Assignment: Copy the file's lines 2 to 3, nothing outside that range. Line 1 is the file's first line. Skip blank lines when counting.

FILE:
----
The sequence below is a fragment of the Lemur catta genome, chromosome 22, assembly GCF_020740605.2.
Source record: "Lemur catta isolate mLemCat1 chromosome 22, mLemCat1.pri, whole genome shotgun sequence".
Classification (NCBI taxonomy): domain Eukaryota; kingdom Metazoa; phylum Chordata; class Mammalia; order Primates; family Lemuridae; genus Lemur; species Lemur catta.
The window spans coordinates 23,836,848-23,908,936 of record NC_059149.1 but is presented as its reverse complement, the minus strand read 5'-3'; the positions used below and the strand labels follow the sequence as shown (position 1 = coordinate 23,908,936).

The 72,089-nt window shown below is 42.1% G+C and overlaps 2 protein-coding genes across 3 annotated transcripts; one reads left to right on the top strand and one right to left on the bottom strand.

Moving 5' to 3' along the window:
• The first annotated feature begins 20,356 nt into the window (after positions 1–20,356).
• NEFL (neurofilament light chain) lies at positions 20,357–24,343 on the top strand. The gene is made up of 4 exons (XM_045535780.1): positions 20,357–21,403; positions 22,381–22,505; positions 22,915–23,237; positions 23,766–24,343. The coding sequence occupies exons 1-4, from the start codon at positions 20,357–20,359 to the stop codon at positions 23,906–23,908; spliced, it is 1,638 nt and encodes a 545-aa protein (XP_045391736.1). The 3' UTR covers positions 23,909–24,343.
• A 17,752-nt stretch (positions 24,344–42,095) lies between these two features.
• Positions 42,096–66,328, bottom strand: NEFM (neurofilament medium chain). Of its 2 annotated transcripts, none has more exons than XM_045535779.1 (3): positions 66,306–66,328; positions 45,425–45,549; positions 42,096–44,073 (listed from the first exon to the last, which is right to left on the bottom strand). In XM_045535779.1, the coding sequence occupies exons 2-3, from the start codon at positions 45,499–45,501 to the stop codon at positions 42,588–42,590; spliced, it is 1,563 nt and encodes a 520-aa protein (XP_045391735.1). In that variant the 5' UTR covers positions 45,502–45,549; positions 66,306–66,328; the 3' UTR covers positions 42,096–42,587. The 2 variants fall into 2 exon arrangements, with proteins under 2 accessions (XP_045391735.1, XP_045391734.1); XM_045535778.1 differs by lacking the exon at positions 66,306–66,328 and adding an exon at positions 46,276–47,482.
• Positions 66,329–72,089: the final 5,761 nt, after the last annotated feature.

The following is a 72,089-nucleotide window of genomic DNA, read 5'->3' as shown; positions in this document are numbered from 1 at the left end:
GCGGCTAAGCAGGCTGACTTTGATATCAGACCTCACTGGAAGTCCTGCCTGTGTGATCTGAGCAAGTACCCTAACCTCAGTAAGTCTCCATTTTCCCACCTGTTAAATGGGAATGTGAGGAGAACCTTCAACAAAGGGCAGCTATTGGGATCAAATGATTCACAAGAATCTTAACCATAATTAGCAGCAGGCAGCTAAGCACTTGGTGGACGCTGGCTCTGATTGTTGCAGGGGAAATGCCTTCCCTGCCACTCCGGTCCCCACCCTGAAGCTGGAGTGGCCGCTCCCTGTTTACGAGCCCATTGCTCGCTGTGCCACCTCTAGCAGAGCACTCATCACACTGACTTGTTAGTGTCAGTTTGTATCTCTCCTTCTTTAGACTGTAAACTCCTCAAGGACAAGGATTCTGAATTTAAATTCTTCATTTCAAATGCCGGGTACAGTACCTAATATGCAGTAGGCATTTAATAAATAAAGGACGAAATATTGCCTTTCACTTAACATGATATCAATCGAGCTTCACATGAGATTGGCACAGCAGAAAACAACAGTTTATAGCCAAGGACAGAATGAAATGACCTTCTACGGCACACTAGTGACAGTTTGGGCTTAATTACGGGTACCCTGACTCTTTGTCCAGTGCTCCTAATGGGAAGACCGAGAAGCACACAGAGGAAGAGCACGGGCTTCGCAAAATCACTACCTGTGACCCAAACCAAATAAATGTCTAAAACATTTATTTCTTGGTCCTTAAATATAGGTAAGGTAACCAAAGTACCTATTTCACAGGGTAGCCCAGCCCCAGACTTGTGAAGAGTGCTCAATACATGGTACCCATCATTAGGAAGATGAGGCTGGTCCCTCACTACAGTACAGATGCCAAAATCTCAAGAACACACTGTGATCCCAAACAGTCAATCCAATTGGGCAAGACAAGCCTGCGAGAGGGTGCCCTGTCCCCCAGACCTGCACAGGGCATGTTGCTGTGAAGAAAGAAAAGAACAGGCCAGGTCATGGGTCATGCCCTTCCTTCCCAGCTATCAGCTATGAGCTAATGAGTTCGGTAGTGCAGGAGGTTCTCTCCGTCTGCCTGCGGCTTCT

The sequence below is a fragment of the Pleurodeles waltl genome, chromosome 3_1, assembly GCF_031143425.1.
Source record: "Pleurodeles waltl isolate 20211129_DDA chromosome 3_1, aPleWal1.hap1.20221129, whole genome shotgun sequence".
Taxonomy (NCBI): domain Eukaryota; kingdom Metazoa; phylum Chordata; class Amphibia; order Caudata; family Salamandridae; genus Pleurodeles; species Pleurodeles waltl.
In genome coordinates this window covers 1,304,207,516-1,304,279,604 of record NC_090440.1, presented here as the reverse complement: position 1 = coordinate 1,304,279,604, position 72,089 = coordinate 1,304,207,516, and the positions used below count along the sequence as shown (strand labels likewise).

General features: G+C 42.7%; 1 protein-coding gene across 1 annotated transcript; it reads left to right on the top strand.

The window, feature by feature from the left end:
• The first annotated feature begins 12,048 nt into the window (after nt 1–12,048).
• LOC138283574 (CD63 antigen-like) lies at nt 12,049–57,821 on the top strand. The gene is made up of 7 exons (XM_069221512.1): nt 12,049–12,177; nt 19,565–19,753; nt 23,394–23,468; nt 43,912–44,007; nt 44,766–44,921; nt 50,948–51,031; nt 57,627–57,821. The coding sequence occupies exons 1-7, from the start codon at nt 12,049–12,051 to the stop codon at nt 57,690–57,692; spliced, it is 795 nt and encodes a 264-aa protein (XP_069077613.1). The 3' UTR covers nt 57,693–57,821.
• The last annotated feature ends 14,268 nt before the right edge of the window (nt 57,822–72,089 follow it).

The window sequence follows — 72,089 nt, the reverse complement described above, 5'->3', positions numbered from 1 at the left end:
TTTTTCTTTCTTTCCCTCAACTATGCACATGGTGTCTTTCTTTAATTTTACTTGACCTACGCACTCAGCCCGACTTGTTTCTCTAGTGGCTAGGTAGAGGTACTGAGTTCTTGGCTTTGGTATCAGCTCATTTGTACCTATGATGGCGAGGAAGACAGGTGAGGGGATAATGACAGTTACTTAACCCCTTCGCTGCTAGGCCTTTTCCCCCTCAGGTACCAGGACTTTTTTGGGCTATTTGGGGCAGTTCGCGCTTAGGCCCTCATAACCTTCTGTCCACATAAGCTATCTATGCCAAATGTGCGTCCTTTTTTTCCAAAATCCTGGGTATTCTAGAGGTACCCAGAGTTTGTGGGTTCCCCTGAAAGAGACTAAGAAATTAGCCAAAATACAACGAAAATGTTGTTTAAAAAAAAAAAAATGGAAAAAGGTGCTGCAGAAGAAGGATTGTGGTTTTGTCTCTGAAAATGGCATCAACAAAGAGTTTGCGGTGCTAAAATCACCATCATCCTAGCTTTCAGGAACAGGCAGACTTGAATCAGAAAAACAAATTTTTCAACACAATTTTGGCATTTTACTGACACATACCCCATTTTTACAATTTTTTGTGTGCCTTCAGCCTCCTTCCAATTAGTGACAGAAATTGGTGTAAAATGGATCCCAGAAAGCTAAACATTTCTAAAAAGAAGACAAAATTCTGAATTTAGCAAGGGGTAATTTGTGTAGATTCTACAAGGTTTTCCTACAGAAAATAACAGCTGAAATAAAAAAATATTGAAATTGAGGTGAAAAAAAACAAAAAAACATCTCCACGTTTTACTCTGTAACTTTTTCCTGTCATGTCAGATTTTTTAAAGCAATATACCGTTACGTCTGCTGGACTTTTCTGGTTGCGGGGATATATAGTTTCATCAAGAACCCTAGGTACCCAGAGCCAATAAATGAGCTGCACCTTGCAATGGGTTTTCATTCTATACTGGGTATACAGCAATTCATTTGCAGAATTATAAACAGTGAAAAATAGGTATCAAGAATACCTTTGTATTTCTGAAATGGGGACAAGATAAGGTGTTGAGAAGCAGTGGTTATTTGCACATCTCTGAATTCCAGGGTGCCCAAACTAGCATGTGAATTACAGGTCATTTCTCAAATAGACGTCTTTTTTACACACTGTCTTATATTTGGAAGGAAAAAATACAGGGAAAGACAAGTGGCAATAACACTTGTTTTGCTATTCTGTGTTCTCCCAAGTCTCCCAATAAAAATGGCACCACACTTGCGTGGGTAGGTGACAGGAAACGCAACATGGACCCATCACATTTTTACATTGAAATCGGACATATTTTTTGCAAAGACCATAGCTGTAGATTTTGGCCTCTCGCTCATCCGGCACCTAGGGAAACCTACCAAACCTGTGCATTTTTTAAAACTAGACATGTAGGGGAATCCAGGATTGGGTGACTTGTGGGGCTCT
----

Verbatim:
Source record: "Lemur catta isolate mLemCat1 chromosome 22, mLemCat1.pri, whole genome shotgun sequence".
Classification (NCBI taxonomy): domain Eukaryota; kingdom Metazoa; phylum Chordata; class Mammalia; order Primates; family Lemuridae; genus Lemur; species Lemur catta.